Veterans Teaching Veterans

Whenever Dr. Michael Bolton has veterans or members of the military in one of his criminal justice classes, he always recognizes them and asks them to stand.

“The students applaud and thank them for their service,” Bolton says.

A Navy veteran who served in our nation’s submarine force, Bolton remembers times when Americans in uniform weren’t always received as warmly. But he and other Marymount University faculty members, students and staff make sure veterans know their service is appreciated.

“In many instances our veterans serve as role models for younger students,” Bolton says. “Most are very serious about their studies, seem to be very eager to absorb the information and join in the discussions. I’m pleased to have them in class.”

The former Arlington police officer understands what serving in the military can do for young men and women.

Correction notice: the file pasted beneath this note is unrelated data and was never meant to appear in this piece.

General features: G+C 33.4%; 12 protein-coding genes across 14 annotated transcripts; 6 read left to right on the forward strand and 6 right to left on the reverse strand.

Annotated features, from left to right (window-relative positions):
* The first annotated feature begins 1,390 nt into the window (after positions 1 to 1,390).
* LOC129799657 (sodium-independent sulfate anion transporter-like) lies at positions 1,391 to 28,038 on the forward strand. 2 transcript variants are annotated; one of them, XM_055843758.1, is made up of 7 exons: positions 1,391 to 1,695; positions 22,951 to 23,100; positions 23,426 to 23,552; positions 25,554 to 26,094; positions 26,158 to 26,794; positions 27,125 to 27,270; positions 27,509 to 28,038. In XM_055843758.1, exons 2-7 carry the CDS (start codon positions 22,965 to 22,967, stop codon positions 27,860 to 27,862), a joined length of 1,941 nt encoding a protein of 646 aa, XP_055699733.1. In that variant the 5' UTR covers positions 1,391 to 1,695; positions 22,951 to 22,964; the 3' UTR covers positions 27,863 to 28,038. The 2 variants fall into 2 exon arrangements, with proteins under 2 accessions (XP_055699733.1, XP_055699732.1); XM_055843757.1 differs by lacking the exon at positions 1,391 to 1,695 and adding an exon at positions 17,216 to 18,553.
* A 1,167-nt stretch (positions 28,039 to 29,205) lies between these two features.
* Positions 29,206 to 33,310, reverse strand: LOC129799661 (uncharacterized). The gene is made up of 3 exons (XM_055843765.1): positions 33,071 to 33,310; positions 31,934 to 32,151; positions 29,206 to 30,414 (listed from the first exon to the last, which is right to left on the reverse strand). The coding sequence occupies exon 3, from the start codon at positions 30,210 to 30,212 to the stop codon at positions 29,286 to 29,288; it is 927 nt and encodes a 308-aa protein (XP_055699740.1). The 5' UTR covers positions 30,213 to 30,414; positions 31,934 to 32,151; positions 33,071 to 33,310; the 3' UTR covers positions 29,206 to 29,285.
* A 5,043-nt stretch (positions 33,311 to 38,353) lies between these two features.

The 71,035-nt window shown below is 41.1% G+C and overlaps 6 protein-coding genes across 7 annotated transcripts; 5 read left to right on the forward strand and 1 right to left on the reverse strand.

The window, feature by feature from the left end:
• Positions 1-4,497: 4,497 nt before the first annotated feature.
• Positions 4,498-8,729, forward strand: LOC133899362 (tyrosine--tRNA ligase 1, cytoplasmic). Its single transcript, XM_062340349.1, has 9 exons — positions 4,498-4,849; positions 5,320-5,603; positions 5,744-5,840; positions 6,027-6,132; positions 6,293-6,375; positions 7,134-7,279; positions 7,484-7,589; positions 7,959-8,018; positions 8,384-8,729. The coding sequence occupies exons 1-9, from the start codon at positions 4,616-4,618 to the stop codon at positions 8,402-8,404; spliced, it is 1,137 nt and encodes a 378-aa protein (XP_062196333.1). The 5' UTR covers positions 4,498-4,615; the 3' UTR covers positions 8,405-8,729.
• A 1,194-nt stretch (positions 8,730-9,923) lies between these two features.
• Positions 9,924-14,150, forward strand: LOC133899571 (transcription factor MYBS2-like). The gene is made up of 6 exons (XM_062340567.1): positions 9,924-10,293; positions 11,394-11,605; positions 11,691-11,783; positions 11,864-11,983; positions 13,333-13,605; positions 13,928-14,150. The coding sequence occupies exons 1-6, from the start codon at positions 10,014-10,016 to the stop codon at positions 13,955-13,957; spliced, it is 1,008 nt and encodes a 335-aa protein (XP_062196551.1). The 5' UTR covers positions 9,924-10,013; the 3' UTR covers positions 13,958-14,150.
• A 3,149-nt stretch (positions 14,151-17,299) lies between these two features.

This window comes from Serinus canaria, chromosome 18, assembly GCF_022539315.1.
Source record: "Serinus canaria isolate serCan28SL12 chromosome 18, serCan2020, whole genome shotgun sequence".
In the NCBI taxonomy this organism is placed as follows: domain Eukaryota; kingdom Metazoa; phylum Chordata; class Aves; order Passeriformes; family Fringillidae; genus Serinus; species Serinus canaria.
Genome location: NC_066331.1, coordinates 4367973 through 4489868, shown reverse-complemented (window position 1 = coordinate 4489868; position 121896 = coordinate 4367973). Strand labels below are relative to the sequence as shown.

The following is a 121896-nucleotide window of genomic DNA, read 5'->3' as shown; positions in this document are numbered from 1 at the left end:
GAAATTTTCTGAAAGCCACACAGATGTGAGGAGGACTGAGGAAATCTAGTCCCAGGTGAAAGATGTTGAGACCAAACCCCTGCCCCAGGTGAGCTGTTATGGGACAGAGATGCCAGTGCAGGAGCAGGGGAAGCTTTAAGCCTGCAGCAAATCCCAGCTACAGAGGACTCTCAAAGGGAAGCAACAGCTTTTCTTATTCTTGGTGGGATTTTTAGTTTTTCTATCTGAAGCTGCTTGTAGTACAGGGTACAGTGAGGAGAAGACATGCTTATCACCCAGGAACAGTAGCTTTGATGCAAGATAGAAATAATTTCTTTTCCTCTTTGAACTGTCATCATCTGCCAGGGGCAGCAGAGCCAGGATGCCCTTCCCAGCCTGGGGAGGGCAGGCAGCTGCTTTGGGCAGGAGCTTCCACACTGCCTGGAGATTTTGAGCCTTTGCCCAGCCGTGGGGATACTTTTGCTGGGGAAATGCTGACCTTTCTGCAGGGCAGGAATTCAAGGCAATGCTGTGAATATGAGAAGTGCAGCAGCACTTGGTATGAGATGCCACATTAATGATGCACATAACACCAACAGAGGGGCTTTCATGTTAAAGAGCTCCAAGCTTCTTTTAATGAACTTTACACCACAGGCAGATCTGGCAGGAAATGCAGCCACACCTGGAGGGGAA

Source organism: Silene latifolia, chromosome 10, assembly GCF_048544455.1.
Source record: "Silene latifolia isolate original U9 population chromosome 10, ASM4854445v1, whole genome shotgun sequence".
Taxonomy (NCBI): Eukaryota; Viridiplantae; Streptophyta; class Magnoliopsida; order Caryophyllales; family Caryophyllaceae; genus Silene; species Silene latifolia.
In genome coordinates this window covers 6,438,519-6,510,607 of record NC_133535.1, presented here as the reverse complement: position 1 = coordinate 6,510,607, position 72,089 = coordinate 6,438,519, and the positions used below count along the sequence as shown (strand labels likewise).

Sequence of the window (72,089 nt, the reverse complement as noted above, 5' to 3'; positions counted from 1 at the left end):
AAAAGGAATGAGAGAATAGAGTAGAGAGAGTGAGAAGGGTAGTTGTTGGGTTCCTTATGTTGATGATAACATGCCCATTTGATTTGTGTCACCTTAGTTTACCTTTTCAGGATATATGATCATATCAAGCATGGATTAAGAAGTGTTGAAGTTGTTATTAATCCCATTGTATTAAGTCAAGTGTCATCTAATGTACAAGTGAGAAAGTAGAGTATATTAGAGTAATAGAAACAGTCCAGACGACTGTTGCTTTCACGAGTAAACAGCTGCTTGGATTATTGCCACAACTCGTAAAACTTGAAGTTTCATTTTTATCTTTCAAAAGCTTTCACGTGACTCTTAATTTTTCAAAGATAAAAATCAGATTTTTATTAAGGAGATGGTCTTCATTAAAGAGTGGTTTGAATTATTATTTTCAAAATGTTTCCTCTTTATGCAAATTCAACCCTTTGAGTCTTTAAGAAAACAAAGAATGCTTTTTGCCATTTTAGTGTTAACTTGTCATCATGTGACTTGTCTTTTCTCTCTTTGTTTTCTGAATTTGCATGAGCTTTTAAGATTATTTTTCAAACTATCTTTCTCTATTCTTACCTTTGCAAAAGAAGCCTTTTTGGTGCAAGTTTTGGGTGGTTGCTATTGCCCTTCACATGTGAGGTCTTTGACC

“I went into the Navy at a very young age and got grounded very quickly,” he says. “It made me appreciate many things in life that I had taken for granted. My experience in both the service and law enforcement gives me a greater appreciation for the good things that we have in this country. Conversely, it also gives me a perspective on how many unfortunate people in this and other countries suffer in ways we can’t imagine.”

Gratitude toward veterans extends beyond campus. Bolton says he was recently in a local restaurant when a patron picked up the tab of a service member.

Bolton, an advisor to Marymount’s Student Veterans of America, says the group is always looking for ways to better serve student veterans, who often work full-time jobs while attending the University. He urges them to contact the organization by email.